When I was younger my friends would say they had monsters. Monsters in their closets and under their beds. But my monster was always in my head. It controls my body from the inside while also controlling my mind. It also controls the weather. It creates a foggy cloud around my head throughout the week, causing me to live life in a daze. It even forces sensations onto me, making me unable to trust my own body. And just like any other monster, if I give it too much power it engulfs me, leaving me terrified.
My monster has been with me since I was 7 years old and its name is Anxiety. My earliest memory of Anxiety was when I was at my grandparents’ house. My cousin recounted a story about her friend who was recently rushed to the hospital with appendicitis. I had no clue what appendicitis was, let alone where the appendix is located, but it didn’t matter. My abdomen started to hurt, my stomach whirled, and I suddenly had to go to the bathroom. My friends and family know that I’m usually a very talkative person, but I stayed silent for the rest of dinner; images of being fatally ill flashed through my head. It was like the monster was growing in my body, causing pressure to build up inside of me until it was too much. Once I got home, I threw up and cried, expressing my fears to my parents.
For the next few years, every time Anxiety thrashed inside me, I threw up, until I eventually grew out of it. That doesn’t mean Anxiety disappeared. I remember some days I would walk around school almost as if I was sleepwalking. I was participating and doing everything I needed to, but the whole time I was focused on the anxious thoughts swirling inside my head like a tornado.
Then, in grade 8 my worst fear came true and I ended up in the hospital for two weeks due to a spontaneous pneumothorax (collapsed lung). I underwent three surgeries, many x-rays, and a rollercoaster of emotions. After this experience, my anxiety was worse than ever, so I told my parents that I needed to see a psychologist and get help. Therapy had always been an option, but I was reluctant until this point. I was scared of having to talk about everything going on inside.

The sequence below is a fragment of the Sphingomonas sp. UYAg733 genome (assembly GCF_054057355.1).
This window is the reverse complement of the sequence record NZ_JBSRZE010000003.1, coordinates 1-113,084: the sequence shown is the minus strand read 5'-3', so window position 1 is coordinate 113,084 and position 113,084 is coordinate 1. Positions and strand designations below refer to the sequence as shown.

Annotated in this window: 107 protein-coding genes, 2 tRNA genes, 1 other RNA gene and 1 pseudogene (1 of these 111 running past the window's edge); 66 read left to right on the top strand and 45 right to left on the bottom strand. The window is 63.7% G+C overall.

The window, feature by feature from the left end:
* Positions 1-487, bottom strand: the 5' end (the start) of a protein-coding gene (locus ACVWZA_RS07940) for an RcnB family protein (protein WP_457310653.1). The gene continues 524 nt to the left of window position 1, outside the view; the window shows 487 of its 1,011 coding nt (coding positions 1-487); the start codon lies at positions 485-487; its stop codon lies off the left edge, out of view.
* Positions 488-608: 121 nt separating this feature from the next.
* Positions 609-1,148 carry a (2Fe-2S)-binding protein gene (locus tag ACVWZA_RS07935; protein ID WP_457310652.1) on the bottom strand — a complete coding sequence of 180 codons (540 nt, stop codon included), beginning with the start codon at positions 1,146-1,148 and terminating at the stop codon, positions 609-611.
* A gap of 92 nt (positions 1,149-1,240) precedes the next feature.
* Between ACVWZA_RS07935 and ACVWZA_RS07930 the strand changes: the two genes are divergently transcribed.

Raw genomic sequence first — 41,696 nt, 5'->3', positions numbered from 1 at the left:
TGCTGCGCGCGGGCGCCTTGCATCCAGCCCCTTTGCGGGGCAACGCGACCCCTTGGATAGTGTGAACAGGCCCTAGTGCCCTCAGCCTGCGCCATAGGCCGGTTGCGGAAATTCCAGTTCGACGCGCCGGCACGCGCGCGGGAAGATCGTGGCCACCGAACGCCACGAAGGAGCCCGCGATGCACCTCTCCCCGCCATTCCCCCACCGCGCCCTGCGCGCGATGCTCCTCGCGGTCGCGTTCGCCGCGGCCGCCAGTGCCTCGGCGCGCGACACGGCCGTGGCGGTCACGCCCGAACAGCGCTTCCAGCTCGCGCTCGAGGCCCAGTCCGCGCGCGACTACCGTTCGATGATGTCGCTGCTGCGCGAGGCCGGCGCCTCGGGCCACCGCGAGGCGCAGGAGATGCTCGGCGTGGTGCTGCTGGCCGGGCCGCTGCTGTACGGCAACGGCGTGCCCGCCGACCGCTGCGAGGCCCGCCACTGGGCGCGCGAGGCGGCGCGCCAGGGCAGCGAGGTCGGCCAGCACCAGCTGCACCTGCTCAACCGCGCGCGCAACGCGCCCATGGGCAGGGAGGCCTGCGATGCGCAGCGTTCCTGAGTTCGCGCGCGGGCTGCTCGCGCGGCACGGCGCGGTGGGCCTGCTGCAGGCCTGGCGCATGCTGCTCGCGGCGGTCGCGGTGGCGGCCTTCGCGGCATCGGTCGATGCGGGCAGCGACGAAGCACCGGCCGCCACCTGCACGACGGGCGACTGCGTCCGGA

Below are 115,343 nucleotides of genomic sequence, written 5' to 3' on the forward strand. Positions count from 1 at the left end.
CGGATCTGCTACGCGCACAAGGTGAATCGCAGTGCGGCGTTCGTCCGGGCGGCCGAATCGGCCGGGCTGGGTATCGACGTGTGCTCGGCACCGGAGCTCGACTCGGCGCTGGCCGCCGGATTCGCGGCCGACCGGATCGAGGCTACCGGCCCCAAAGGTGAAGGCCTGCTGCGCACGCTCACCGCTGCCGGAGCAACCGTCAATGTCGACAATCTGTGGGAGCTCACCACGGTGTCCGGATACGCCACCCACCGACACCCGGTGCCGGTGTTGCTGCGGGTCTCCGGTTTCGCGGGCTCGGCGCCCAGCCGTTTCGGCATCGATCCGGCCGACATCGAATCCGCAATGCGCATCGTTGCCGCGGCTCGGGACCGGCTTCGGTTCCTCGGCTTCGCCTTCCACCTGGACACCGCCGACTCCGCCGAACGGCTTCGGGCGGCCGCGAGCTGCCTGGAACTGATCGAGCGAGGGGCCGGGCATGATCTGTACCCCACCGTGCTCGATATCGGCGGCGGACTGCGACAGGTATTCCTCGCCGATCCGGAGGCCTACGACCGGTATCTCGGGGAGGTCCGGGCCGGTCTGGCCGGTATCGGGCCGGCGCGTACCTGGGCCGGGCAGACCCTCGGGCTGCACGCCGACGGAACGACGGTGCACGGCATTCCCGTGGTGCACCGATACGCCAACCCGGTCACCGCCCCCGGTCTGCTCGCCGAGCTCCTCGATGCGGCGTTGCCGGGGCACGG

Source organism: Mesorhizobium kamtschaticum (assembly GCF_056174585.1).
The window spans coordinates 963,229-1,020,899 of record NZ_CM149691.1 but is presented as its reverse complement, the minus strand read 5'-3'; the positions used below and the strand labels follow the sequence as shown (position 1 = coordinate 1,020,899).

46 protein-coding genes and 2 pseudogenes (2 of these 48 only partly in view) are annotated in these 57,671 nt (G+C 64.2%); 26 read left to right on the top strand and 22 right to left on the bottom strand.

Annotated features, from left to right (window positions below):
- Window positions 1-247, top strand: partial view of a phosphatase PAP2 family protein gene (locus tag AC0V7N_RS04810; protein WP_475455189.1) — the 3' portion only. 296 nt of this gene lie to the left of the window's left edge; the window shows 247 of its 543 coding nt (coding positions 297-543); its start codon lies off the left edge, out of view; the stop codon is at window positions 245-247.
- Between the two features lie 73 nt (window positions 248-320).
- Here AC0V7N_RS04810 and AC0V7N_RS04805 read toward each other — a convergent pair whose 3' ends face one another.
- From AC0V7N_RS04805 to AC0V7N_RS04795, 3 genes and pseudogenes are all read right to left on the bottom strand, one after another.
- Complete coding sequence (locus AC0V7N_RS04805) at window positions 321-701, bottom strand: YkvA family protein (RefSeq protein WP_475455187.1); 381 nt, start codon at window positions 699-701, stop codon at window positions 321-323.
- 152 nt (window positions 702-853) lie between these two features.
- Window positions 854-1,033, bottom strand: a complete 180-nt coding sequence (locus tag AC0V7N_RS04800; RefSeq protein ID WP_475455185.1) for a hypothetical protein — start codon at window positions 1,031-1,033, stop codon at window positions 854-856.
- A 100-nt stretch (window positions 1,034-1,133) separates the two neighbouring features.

Seeing a therapist was the help I needed, despite how emotionally taxing it was at the time. I saw the same therapist for about a year and a half, until the middle of grade 10. My health anxiety got better for the next couple years, until grade 11 when it developed into social anxiety and I experienced my first panic attack. I remember crying so hard that I couldn’t catch a breath, causing me to panic even more. By the time I calmed down, my lips and fingers tingled with numbness.
Luckily, that was the worst my anxiety got until the pandemic started. It felt like all my progress went down the drain and I was back to being 7 and experiencing anxiety for the first time. I started developing a cough, fatigue, sore throat, and would even feel short of breath. I was convinced that I had COVID-19, despite receiving a negative test result. Even more than a year later I still experience many of these symptoms. I still can’t trust my body.
Starting university just added to my anxiety. I moved away from home and had the stress of classes. It didn’t take long for Anxiety to creep back into my life. Feeling well rested became a rare occurrence. I had trouble falling asleep and would wake up with my heart pounding. I experienced more panic attacks than ever before, coupled with recurring nausea, making me dry-heave over the toilet in my dorm room. In addition, I would constantly check that I had my keys, wallet, took medication, and locked the door, despite knowing deep down I had remembered all these things.